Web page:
Whose History?

Editorial

Published March 10, 2010, issue of March 19, 2010.
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The diagnosis is correct. The prescription is troubling. Prime Minister Benjamin Netanyahu is wise to be concerned about the weakening Jewish identity of many Israelis, an issue for Jews everywhere but especially poignant in what is supposed to be the national homeland. The powerful collective identity forged during the early years of Israel’s modern existence has given way to a splintered sense of self, particularly among the young.

But his proposed national heritage project, aimed at preserving Jewish artifacts and teaching schoolchildren about Jewish and Zionist history, is a flawed response. Estimated to cost the equivalent of $100 million, the project has been duly criticized for including sites in the disputed cities of Bethlehem and Hebron. There’s a deeper concern, however.

The thrust of the project appears to be in telling only one narrative, the Jewish one, as if no other kinds of people ever lived on the land. A quick trip to any archaeological site will counter that notion.

The understandable desire to tell our history is not incompatible with recounting the history of others. America struggles with this continually. Consider the “sacred space” of Philadelphia’s Independence Mall, where the Declaration of Independence was penned and the Constitution signed and where the Liberty Bell once rang. Just steps away from the Bell is the site of the first President’s House, precursor to the current White House, a small, stately building that had an oval window now echoed in the famous Oval Office.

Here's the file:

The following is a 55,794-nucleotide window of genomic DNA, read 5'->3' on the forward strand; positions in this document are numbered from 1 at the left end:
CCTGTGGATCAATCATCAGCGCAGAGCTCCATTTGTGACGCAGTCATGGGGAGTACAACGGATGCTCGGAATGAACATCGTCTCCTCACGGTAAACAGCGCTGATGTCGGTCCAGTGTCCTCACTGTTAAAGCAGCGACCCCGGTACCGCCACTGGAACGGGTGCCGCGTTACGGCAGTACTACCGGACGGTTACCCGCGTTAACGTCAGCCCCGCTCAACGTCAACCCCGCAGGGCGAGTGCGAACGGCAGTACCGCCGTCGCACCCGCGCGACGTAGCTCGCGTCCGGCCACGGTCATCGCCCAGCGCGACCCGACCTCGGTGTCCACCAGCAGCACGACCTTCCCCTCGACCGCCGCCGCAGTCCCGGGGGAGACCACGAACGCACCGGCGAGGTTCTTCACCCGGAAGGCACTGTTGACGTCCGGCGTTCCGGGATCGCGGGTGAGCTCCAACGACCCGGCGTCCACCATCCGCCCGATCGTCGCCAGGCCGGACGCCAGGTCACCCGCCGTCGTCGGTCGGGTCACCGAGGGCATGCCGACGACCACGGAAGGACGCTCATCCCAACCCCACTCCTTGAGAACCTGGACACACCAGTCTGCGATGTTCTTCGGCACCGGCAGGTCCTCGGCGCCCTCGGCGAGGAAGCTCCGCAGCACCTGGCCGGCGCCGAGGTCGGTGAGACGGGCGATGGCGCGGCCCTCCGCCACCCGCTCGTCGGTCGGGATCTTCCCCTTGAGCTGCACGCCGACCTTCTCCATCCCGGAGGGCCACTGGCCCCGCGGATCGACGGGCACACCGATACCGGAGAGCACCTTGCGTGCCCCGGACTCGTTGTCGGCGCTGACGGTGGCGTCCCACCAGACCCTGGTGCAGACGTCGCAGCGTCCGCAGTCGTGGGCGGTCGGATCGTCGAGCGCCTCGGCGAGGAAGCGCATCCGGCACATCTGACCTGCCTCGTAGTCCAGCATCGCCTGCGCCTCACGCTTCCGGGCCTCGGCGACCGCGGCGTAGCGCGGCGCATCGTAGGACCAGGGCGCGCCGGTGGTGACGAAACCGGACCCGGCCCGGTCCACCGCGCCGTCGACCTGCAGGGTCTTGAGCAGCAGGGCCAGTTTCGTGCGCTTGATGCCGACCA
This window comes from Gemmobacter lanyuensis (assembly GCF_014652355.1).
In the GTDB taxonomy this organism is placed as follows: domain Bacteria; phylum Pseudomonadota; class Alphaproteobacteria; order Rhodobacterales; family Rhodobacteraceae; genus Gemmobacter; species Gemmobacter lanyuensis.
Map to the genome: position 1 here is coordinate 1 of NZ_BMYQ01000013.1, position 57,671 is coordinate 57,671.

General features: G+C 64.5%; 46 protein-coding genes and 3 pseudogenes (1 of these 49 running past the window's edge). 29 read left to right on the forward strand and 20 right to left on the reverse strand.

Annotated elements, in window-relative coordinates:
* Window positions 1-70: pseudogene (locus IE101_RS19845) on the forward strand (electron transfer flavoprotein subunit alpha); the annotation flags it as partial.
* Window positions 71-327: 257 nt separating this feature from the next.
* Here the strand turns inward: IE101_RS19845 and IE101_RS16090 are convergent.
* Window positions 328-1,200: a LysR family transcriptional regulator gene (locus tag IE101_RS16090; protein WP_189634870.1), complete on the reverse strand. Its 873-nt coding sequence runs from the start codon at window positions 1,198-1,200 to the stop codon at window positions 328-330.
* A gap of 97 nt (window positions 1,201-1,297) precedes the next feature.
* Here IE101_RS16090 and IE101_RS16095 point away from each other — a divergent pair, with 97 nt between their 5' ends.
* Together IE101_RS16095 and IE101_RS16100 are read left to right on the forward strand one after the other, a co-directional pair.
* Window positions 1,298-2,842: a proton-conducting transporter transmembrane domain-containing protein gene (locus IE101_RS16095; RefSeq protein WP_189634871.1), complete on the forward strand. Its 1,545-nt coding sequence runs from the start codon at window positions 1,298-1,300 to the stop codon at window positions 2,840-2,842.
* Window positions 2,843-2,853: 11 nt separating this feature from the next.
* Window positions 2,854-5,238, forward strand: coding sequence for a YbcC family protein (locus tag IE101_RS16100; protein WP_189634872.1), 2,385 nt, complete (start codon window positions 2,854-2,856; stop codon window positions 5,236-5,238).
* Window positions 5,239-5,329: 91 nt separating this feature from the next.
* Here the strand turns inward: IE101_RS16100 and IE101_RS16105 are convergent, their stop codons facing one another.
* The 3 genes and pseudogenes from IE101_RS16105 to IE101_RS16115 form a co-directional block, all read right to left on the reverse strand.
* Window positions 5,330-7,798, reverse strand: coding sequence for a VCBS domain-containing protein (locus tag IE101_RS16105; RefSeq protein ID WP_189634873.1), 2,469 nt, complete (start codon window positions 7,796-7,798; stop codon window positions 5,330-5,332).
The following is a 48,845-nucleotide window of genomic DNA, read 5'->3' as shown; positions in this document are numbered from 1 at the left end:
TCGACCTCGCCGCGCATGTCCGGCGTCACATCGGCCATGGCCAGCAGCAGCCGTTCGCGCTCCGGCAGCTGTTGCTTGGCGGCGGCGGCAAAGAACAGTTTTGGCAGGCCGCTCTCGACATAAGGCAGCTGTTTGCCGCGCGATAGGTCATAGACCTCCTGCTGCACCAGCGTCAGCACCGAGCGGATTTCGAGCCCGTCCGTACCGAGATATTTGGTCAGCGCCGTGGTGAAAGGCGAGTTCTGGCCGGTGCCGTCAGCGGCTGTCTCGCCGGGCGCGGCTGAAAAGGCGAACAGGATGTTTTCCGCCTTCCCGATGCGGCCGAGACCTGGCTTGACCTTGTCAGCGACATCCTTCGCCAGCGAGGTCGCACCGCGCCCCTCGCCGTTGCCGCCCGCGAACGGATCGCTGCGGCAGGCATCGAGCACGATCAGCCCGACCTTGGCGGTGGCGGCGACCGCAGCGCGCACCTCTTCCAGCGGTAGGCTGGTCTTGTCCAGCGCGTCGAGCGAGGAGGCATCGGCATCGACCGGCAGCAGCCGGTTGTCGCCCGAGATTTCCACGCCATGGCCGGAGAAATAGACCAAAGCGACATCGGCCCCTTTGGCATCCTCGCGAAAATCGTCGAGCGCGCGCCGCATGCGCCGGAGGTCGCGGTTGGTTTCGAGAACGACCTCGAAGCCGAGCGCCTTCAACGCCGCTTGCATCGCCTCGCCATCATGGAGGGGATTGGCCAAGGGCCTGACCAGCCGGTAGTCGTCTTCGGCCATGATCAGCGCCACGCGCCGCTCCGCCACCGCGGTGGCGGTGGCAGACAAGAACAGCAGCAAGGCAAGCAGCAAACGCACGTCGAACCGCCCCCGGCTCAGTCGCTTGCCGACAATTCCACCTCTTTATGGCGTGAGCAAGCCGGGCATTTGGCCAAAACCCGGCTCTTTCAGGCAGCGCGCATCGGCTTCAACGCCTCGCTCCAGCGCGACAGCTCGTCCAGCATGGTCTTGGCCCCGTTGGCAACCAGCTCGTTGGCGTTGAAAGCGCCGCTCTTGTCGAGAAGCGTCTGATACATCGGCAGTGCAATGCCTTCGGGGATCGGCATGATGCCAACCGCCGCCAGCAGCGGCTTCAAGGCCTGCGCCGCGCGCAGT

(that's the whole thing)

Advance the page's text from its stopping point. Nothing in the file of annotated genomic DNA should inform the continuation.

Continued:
George Washington lived there. So did nine of his slaves. Talk about competing narratives!

So the National Park Service and the city are working on an interpretive plan that will appropriately commemorate the roots of the presidency while weaving in the stories of Washington’s slaves. This is a complicated task, which is why the project has dragged on for years and many believe won’t be finished — or finished well — by the deadline set for July 4 of this year.

But the struggle is the right one, and it’s been repeated across the U.S as we seek to understand and acknowledge the sorrier episodes of our past. Doing so doesn’t diminish the power of the American narrative. By similarly including sites of importance in Islamic, Christian and Arab history, Israel’s heritage program can confidently put its stake in the ground without airbrushing away the stories of others.

Netanyahu is fond of publicly pointing to artifacts that establish an ancient Jewish tie to the land. That should make him even more sensitive to the fact that Israeli Arabs and Palestinians can do the same. Just because they may deny the Jewish past doesn’t mean we need to repeat that bad example. There are better examples to follow.






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